The Many Faces of Class

In the previous blog (‘The Persistence of Class’), I outlined how we have found that the idea of class held a really important place in the identities and observations of Mass Observation writers when they responded to the 1990 Social Divisions directive.  However, this is only part of the story.  Of equal significance to our analysis has been our exploration of how class is discussed by the MO writers.

What we have discovered is that MO writers have complex, multi-faceted and ‘vernacular’ understandings of class that do not fit neatly within any systematic sociological models.  Thus, as with the contrasting way in which class continued to be really important to MO writers whilst the significance of class declined within academic scholarship, we see another discrepancy between the views of ordinary people and academic thinking.

The models of class constructed in writers’ responses do not seem to reflect any particular sociological model of class, contemporary or otherwise.  Instead, the models of class are exceptionally complex and use an extremely wide range of indicators.  This is demonstrated in the breadth of class codes in our coding system, which includes Patterns of Consumption, Income, Housing and Region, Exploitation, Accents + Vocabulary, Social Networks, Class Background, Education, Politics, Leisure and Travel, and Work.  The importance of these factors varies from writer to writer but multiple factors feature in almost every script.  This is illustrated in Table 1, which demonstrates how commonly cultural, economic, social and political aspects of class occur across the documents.  Although factors such as ‘Work’ and ‘Education’ – key tenets of most sociological models of class – feature heavily, they are rivalled by more intangible factors such as ‘Accent + Vocabulary’, ‘Politics’ and ‘Housing and Region’.[1]

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This has a number of consequences for our analysis.  One that is immediately apparent is that these ‘vernacular’, or ‘everyday’, understandings of class mean that there are clear distinctions between where individuals place themselves within the British class structure and where social scientific models of class would place them.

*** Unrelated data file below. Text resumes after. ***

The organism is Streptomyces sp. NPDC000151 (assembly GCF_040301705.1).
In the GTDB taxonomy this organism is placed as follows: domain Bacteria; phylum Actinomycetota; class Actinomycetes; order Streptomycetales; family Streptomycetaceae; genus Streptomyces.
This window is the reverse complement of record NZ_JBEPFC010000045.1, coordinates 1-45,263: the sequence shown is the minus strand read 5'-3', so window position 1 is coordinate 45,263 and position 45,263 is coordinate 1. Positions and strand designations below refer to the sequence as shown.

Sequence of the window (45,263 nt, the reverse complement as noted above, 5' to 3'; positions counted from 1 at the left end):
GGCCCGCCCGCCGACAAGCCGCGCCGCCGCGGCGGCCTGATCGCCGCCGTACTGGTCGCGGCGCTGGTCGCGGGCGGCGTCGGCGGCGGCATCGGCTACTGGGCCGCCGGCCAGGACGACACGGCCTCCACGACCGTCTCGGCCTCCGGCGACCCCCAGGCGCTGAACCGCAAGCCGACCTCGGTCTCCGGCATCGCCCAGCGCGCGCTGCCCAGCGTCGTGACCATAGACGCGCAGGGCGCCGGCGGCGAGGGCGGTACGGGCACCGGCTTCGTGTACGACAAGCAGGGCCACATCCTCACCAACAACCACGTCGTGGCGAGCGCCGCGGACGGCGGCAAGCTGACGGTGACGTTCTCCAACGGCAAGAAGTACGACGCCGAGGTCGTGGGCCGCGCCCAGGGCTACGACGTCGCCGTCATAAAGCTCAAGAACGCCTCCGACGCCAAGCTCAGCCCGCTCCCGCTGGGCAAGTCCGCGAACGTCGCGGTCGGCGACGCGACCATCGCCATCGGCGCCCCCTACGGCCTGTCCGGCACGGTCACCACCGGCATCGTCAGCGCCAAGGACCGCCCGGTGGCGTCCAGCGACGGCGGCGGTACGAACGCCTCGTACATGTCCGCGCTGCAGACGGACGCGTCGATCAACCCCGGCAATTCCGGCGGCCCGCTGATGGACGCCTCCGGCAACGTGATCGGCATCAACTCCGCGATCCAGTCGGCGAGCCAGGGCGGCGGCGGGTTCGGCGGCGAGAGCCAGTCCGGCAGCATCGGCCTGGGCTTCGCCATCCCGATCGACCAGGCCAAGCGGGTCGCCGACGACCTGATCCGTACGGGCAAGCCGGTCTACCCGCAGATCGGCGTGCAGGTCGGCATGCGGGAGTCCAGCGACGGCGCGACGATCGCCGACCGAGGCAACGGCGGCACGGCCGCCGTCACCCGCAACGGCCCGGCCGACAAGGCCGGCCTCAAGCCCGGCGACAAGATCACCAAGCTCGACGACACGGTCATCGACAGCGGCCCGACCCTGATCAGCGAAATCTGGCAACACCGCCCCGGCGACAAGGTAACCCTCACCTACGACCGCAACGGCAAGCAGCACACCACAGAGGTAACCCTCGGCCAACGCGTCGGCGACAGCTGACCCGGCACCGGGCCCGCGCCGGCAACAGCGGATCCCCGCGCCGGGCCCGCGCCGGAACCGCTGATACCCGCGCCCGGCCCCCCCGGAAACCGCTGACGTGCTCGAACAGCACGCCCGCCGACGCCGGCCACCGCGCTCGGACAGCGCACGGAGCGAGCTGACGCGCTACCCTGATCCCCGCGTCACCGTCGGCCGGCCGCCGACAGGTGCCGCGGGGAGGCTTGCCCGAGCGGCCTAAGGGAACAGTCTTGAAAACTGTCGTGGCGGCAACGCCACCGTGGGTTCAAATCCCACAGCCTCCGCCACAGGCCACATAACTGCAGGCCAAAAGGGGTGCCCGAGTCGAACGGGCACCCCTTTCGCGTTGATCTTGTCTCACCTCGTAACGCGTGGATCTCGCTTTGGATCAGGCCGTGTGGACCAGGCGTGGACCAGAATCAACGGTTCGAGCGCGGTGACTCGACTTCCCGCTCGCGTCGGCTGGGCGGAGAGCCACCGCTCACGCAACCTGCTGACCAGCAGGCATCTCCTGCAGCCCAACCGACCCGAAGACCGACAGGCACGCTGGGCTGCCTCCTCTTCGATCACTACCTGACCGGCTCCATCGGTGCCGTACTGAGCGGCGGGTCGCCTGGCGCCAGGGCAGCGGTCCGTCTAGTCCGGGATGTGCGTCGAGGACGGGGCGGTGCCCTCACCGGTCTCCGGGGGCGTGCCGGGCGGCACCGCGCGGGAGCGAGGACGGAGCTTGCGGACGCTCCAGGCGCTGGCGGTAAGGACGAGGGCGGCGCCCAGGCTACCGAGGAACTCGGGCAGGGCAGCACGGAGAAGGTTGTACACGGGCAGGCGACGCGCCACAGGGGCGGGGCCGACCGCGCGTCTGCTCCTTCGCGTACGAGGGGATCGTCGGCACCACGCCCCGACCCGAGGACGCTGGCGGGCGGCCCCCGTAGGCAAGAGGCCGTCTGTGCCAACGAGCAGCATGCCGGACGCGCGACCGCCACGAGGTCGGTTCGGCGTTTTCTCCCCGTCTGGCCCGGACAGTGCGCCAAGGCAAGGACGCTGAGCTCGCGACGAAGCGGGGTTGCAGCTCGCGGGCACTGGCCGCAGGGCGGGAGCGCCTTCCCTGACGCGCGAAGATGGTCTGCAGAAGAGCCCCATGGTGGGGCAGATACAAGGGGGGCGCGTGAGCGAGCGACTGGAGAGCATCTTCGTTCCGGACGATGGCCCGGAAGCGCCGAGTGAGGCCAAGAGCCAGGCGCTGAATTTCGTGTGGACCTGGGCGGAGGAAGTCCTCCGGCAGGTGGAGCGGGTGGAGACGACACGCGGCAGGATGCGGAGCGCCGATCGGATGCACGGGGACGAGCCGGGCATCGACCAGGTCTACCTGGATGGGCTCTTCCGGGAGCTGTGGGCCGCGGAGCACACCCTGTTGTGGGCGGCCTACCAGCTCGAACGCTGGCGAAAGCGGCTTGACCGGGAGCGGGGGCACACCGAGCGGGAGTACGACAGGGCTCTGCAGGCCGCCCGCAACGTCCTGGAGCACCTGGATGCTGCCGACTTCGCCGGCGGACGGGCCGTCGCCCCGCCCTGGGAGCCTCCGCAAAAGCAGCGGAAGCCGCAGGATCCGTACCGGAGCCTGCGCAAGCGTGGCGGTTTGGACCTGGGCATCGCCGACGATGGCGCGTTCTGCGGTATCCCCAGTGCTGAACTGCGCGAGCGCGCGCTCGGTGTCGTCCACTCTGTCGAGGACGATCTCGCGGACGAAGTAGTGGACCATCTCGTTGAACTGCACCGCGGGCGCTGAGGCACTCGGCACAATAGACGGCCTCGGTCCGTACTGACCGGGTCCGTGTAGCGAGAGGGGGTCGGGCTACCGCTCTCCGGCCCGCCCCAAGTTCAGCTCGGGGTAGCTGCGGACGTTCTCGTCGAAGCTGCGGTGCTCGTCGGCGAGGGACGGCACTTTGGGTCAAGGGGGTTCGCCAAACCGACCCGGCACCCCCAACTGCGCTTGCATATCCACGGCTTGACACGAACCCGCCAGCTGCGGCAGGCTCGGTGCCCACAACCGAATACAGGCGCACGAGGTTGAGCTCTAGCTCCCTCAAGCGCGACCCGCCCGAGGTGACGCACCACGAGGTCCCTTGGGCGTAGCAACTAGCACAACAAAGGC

Let’s take the example of A22: the Social Census classifications in 1990 – the closest classification model – positioned A22 in group 4 of 9 (1 as highest class, 9 as lowest), ‘Clerical and Secretarial Occupations’.   However, A22 defines herself as working class because ‘with my Lancashire accent I am never going to achieve “middle classness”.’  Similarly, B1106 identifies as working class despite being positioned in occupational group 3, ‘Associate Professional and Technical Occupations’, because he ‘always felt a great affinity with my maternal grandmother and her struggle through life.’  Rather than a straightforward relationship between occupation and class position, the MO writers use complex and varied models of class that make use of cultural, social, geographical, economic, political and background factors to define themselves and others.  Moreover, the MO writers are much more comfortable developing their own models of class to understand society and define their class identities than they are with adhering to existing sociological models.

However, we have noticed that writers do refer to sociological definitions of class, sometimes overtly and openly, sometimes implicitly.  This is reflected in the consistency with which they use certain sociological frames, such as work and education.

Therefore, in the next stage of our analysis we will explore themes and patterns in the ways in which class is constructed across the sample of writers.  We will examine whether social factors such as age, gender or self-defined class identity affect the way in which people think about and construct their own models of class.  This will enable us to explore how class is understood, defined and constructed from the ‘bottom-up’ and how these ‘popular’ systems relate to existing models in social science.  This will provide us with insights into how class was felt and lived in 1990.

[1] For examples of dominant sociological models of class see the Social Census (http://www.ons.gov.uk/ons/guide-method/classifications/current-standard-classifications/soc2010/soc2010-volume-3-ns-sec–rebased-on-soc2010–user-manual/index.html) or the Eriksen-Goldthorpe model in R. Erikson and J. H. Goldthorpe, The Constant Flux: A Study of Class Mobility in Industrial Societies (Oxford, 1992).

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